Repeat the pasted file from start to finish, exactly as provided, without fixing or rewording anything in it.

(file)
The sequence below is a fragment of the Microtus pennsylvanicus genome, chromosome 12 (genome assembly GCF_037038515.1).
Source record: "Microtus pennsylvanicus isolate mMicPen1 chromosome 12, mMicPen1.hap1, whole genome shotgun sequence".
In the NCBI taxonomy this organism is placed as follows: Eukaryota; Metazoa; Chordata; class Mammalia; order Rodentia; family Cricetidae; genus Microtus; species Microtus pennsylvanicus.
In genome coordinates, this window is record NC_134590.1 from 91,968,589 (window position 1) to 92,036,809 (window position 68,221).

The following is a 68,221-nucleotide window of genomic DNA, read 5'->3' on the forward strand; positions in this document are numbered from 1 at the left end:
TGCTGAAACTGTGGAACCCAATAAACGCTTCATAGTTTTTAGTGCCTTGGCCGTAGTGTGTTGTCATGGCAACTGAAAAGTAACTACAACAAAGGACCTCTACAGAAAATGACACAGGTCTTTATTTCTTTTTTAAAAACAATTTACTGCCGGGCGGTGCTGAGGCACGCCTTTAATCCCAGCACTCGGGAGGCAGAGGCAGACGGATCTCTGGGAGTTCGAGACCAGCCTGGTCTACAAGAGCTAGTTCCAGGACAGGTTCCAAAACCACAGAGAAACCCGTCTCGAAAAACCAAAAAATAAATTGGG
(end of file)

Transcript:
The sequence below is a fragment of the Microtus pennsylvanicus genome, chromosome 12 (genome assembly GCF_037038515.1).
Source record: "Microtus pennsylvanicus isolate mMicPen1 chromosome 12, mMicPen1.hap1, whole genome shotgun sequence".
In the NCBI taxonomy this organism is placed as follows: Eukaryota; Metazoa; Chordata; class Mammalia; order Rodentia; family Cricetidae; genus Microtus; species Microtus pennsylvanicus.
In genome coordinates, this window is record NC_134590.1 from 91,968,589 (window position 1) to 92,036,809 (window position 68,221).

The following is a 68,221-nucleotide window of genomic DNA, read 5'->3' on the forward strand; positions in this document are numbered from 1 at the left end:
TGCTGAAACTGTGGAACCCAATAAACGCTTCATAGTTTTTAGTGCCTTGGCCGTAGTGTGTTGTCATGGCAACTGAAAAGTAACTACAACAAAGGACCTCTACAGAAAATGACACAGGTCTTTATTTCTTTTTTAAAAACAATTTACTGCCGGGCGGTGCTGAGGCACGCCTTTAATCCCAGCACTCGGGAGGCAGAGGCAGACGGATCTCTGGGAGTTCGAGACCAGCCTGGTCTACAAGAGCTAGTTCCAGGACAGGTTCCAAAACCACAGAGAAACCCGTCTCGAAAAACCAAAAAATAAATTGGG